The Affordances and Contradictions of AI-Generated Text for Second Language Writers

Warschauer, M., et al. (2023). The Affordances and Contradictions of AI-Generated Text for Second Language Writers SSRN.

This timely report looks at how to approach the affordances of AI-writing tools like ChatGPT in second language classrooms, while maintaining the importance of learners first developing writing skills without these tools. The authors encourage ongoing critical discussion about AI-generated text to ensure that educators learn how to manage it in their educational context, rather than simply banning it. They make the point that learners will most likely be expected to be able to use AI-generated text in employment situations and will be at a disadvantage if they have no experience with the tools or think of them as “cheating tools” or shortcuts.

The authors propose a five-part framework to help learners find their way with ChatGPT. It includes these components: understand, access, prompt, corroborate and incorporate. They provide a list of prompt types and examples of each one. They describe and explain the reasons for each of the other components of the framework. The report also presents a sample list of the functions of ChatGPT to explain some of its uses.

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Mobile-based chatting for meaning negotiation in foreign language learning

María Dolores Castrillo, Elena Martín-Monje & Elena Bárcena Universidad Nacional de Educación a Distancia (UNED), Spain. 10th International Conference Mobile Learning 2014.

This report on a six-week study with 85 volunteers explores the use of WhatsApp, an instant messaging application for smart phones in a second language writing class. The application allows mobile-based chatting and collaboration in the negotiation of meaning in the student volunteers’ exchanges. WhatsApp is a tool the students already used on their phones and allowed the researchers to explore its potential for collaborative language learning for “distance learners on the move”.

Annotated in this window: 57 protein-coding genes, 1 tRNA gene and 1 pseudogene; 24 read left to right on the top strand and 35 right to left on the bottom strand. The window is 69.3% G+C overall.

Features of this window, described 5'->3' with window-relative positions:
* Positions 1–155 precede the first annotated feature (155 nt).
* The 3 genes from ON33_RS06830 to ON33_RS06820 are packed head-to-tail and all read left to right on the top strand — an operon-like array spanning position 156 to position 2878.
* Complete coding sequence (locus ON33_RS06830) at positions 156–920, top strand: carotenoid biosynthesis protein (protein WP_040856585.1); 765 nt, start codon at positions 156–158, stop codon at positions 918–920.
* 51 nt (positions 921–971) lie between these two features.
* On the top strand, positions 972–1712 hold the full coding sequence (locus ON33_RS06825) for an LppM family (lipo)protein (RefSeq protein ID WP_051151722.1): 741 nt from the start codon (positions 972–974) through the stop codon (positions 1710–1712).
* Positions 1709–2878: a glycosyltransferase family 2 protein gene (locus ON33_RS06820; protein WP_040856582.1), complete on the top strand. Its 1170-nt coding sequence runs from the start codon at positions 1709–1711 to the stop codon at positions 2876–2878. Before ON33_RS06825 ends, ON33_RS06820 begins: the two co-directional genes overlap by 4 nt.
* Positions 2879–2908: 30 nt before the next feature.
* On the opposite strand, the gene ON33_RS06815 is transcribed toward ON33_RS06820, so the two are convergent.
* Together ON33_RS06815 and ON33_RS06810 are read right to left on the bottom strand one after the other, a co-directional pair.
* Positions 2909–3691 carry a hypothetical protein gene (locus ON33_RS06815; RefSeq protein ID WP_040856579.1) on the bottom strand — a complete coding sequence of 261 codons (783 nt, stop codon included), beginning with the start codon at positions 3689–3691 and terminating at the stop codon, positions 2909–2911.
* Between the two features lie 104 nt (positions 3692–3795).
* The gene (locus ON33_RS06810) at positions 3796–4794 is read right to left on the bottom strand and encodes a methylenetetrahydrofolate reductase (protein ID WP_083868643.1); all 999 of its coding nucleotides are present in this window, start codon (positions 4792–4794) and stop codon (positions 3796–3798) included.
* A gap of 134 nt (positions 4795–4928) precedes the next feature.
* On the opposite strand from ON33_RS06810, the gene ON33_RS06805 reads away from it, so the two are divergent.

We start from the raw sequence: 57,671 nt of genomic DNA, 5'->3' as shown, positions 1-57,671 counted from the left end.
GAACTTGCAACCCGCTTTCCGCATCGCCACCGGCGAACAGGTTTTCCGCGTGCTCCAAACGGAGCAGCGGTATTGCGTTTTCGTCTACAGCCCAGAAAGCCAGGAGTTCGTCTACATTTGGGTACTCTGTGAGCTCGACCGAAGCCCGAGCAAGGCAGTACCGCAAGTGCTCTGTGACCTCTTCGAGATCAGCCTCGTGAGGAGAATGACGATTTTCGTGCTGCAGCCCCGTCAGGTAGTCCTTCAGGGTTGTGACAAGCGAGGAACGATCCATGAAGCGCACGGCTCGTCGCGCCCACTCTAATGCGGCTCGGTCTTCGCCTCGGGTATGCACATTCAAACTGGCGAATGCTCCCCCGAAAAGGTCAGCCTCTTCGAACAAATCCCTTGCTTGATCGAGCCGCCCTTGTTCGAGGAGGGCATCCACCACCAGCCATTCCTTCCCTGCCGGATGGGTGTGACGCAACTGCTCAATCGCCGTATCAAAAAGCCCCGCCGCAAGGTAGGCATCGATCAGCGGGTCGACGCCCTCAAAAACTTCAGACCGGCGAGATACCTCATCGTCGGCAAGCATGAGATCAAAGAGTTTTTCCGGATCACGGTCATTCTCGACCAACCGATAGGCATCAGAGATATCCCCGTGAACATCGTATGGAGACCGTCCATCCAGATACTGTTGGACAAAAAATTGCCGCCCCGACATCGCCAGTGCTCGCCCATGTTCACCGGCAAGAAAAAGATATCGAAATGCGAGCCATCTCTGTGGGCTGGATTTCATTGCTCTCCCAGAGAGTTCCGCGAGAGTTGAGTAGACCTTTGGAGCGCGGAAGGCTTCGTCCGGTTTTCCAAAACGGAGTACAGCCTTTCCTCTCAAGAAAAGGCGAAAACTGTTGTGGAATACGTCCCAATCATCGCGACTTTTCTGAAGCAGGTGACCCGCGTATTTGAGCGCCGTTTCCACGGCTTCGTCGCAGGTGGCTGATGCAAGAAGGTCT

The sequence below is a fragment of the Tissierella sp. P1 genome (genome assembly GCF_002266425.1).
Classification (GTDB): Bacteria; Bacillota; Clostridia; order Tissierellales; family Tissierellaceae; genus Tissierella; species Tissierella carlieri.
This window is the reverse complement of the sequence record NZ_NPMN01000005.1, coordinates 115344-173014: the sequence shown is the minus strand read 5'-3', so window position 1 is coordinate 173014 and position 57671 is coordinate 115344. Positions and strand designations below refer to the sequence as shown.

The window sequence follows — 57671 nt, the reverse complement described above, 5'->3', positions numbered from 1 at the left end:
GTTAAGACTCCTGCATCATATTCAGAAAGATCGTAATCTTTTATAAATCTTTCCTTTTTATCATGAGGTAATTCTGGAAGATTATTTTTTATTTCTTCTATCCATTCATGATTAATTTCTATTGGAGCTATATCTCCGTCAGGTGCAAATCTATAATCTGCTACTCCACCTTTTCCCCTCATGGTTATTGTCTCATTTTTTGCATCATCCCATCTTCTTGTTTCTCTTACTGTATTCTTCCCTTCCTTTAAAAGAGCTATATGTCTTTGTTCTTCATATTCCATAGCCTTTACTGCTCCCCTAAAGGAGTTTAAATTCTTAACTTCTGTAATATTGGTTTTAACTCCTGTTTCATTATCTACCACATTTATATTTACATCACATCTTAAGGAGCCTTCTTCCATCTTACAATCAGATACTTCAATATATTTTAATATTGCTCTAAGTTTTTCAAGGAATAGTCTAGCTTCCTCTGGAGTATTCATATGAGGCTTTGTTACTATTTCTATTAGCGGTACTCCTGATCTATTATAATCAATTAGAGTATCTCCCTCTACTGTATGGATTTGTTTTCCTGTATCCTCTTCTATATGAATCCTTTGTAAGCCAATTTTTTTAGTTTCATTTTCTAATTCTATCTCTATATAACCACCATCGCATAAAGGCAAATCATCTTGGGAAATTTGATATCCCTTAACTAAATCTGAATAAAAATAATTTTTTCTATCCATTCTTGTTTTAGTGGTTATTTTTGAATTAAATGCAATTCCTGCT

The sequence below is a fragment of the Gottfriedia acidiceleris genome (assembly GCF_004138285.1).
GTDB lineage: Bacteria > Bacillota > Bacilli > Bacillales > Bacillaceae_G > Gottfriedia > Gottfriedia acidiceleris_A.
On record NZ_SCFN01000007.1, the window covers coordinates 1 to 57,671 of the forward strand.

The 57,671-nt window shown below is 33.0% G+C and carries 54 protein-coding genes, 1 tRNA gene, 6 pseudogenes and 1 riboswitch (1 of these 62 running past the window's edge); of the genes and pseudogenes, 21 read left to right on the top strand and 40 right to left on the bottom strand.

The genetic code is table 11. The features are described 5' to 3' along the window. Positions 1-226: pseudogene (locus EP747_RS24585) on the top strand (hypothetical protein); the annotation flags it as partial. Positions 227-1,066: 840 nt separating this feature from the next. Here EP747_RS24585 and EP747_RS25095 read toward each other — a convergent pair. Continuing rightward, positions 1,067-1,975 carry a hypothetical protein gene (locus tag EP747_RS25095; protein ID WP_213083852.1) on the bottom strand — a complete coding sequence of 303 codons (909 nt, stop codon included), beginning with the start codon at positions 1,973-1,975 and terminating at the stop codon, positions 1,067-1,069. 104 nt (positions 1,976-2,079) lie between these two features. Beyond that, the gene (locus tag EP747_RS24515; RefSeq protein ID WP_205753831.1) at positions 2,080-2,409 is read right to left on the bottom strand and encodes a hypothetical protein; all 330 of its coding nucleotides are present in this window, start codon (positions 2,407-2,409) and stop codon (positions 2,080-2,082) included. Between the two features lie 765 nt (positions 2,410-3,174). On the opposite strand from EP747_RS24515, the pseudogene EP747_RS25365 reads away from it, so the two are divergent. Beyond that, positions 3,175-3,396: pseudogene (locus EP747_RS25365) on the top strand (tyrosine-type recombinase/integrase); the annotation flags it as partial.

The report describes the initial lack of activity on the application and the dramatic change in the quantity of messages within a short time. The researchers provide information on average numbers of messages and patterns of use by day and time. As far as the aim to look at WhatsApp’s usefulness in negotiating meaning, there are numerous extracts that show how students provided feedback to each other and collaborated to clarify and correct each other’s writing. They did this both in relation to the tasks they were working on and to ask each other about syntax, all the while building group solidarity. The study showed that the students, who all spoke the same first language, used the target language almost exclusively in their written exchanges. Some of the other observations include use of paralinguistic features that are available on the application.

The report details the changes in the teacher’s role from being the main corrector of written errors to one of guide to the various topics to be discussed and types of discourse. She did more eliciting of awareness of language than correction of student mistakes.

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